This article reports on discussions of an interdisciplinary group of scholars at the University of North Carolina at Chapel Hill (UNC) on various models of engaged scholarship in anthropology, public health, communications and other social and behavioral sciences, and the new ways of understanding engaged scholarship that are emerging at UNC and other research universities. The models examined are: community-based participatory research; public anthropology and sociology; critical race theory; public dialogues; “crisis disciplines”; and social entrepreneurship. The authors identify core themes and “problematics” across the models and offer suggestions for future research and practice.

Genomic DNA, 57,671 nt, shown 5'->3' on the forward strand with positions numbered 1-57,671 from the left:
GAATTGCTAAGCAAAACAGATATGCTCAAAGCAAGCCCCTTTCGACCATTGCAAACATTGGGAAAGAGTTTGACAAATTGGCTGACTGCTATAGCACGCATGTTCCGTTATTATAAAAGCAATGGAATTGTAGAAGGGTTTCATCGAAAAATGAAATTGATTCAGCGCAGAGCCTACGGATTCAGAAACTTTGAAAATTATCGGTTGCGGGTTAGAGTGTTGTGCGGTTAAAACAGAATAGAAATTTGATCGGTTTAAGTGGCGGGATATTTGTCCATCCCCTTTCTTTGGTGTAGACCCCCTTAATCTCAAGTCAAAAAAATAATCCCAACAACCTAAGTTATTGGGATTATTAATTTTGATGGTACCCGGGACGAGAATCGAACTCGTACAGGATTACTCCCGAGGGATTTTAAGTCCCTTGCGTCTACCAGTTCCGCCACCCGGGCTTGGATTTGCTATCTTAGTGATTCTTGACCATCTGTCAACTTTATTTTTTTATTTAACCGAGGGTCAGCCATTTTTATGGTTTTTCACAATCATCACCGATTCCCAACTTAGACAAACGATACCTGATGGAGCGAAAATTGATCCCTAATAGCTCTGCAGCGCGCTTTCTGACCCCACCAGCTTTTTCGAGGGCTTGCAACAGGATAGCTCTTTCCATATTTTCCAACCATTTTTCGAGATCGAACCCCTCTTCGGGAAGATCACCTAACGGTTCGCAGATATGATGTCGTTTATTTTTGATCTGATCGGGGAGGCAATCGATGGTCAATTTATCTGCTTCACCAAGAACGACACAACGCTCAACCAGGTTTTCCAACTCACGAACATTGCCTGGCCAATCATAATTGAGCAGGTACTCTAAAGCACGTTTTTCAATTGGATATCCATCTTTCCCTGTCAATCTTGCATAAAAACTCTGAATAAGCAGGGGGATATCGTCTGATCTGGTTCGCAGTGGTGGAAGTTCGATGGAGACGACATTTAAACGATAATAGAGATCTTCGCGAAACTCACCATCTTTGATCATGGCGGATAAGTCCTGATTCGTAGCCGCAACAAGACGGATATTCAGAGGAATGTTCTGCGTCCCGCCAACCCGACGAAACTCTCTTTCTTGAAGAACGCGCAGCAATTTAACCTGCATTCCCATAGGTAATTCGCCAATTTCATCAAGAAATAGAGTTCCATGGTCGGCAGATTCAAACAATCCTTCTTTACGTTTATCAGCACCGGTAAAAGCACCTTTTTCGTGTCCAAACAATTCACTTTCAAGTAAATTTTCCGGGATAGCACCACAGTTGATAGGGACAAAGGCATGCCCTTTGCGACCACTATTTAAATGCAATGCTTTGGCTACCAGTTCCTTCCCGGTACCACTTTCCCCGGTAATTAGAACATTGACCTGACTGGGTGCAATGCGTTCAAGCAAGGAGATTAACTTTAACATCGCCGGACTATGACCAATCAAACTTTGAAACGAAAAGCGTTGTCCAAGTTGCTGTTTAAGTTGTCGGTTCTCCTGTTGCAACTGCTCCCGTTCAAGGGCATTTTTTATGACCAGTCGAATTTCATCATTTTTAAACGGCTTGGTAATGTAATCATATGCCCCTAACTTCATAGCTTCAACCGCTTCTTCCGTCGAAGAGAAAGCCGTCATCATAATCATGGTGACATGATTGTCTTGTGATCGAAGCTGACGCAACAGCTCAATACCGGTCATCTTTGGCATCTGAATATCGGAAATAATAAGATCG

Holland, et al. (2010). Models of engaged scholarship: An interdisciplinary discussion. Collaborative Anthropologies, 3, 1-36. Full text.